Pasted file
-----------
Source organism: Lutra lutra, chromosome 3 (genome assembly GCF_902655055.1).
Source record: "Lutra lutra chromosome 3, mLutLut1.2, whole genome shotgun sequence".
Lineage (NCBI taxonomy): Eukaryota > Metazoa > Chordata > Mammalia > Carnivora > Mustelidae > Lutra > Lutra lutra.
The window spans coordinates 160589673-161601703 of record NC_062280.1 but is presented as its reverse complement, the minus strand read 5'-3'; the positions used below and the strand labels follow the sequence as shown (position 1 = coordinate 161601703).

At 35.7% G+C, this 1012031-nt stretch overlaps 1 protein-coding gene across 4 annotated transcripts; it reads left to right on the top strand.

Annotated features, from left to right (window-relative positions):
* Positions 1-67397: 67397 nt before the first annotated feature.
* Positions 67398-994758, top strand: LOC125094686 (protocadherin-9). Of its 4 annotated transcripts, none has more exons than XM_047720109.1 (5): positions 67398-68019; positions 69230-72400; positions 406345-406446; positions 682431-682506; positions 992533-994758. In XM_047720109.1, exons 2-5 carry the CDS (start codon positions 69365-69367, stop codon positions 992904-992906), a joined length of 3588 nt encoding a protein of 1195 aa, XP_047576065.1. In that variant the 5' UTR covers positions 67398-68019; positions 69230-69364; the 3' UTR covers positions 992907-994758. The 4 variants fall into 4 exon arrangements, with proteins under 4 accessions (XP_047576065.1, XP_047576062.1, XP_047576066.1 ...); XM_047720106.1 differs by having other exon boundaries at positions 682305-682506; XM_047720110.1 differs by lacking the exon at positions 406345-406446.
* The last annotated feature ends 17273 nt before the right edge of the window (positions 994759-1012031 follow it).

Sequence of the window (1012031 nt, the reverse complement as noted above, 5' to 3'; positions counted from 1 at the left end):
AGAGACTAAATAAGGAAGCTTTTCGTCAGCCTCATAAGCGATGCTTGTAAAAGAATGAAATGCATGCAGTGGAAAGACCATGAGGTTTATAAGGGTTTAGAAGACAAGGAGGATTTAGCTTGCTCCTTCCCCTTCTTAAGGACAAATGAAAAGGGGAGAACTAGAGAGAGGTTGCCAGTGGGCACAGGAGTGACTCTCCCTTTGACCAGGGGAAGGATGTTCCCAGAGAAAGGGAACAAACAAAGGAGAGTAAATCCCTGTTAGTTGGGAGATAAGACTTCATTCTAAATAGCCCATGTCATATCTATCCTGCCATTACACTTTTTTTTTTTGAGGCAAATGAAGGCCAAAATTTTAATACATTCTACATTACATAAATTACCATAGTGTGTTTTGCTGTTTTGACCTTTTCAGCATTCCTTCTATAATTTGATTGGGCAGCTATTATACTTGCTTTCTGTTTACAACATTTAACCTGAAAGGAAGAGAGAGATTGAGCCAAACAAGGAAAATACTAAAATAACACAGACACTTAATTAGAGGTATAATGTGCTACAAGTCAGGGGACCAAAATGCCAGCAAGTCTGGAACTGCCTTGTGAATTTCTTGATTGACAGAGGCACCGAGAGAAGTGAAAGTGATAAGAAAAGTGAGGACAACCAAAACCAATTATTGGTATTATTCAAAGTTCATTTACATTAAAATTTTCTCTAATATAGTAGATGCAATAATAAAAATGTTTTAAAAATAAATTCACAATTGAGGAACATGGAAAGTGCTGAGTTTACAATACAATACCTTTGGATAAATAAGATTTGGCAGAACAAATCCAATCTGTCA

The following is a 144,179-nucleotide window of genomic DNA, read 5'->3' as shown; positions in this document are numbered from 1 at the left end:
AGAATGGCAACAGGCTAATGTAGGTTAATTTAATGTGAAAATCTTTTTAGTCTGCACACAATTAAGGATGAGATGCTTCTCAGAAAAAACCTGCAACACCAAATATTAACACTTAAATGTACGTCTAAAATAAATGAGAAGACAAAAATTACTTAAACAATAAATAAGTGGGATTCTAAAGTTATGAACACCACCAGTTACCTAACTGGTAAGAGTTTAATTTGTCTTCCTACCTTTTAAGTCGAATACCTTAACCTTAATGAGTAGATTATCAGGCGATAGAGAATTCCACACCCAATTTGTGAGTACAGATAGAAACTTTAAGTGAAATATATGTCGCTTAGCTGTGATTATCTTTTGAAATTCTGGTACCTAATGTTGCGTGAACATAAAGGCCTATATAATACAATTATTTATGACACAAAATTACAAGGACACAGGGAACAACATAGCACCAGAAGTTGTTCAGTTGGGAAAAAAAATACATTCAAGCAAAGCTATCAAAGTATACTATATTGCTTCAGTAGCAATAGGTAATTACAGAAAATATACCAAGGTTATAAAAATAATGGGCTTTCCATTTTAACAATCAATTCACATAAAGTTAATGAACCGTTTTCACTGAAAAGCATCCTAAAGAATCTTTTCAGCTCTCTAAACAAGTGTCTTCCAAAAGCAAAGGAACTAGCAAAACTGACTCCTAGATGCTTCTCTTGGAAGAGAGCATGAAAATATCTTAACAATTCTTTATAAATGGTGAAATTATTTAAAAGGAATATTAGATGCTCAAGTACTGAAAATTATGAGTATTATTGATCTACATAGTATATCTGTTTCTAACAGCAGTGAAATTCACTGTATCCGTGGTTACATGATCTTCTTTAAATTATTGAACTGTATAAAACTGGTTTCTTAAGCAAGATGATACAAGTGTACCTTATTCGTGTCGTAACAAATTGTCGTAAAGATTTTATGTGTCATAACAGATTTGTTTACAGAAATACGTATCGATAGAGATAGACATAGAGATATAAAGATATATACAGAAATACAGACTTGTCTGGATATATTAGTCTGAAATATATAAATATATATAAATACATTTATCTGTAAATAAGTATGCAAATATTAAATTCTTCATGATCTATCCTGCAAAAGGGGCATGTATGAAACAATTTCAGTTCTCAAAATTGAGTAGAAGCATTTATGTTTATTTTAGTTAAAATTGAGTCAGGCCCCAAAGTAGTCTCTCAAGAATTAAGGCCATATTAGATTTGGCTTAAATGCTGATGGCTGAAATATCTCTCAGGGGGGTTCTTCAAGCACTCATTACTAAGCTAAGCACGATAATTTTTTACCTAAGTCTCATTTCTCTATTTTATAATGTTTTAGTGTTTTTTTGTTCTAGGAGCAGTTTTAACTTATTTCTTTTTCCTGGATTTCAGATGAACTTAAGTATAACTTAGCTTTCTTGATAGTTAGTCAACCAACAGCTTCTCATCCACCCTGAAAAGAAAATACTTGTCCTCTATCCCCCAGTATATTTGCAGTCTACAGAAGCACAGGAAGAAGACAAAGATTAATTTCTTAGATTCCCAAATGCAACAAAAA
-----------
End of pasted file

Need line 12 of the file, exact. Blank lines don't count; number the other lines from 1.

The following is a 144,179-nucleotide window of genomic DNA, read 5'->3' as shown; positions in this document are numbered from 1 at the left end: